Turning the Page: Oklahoma’s Criminal Justice Reform Story


In FY 2021, an estimated $41 million was collected from felony and misdemeanor cases across the state.

After being named the state with the highest incarceration rate in 2016, Oklahoma made intentional policy changes, reducing its prison population by 21 percent. This report chronicles the progress made in Oklahoma and the impact of reforms intended to create a smaller, better, fairer, and safer justice system. It also highlights areas where continued improvement is needed, including its massive fines and fees systems. As part of the discussion on reentry, the authors detail the state of fines and fees in Oklahoma and the collateral consequences people face when they do not have the ability to pay.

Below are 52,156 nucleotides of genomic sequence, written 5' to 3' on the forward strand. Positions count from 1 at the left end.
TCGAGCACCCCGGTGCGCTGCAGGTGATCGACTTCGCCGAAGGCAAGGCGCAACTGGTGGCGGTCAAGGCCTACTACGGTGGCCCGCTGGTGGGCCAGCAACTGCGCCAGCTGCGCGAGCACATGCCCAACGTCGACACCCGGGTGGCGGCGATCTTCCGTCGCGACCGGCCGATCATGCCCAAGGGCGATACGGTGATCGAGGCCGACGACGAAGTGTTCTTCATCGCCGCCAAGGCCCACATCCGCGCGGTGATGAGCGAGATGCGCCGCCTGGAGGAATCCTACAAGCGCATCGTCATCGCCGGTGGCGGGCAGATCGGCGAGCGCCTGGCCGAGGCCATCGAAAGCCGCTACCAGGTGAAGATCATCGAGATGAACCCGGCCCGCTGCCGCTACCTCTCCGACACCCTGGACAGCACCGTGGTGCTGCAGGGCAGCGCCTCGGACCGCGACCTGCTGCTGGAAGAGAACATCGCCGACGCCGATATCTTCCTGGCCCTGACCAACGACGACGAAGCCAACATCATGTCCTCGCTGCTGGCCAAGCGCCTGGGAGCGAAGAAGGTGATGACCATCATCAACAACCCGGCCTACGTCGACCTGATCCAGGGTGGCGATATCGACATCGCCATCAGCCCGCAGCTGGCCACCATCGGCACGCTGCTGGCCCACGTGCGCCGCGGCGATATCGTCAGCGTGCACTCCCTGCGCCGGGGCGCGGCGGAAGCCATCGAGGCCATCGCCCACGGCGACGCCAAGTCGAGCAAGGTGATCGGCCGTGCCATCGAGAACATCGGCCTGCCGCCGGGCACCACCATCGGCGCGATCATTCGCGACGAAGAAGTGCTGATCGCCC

You can read the full text here.  

Key Findings:

  • More than 100 statutory fines and fees exist at the state level in Oklahoma.
  • Since FY 2007, 66 to 90 percent of annual district court funds have come from court collections.
  • Nearly $590 million in fees was sent to programs unrelated to district courts between FY 2007 and FY 2017.
  • 85 percent of court-imposed costs go uncollected.
  • The median cost associated with a court case in the four largest counties in Oklahoma is $1,120 for a felony case and $886 for a misdemeanor case in FY 2021.
Felicity Rose, Jasmine Sankofa, and Alison Silveira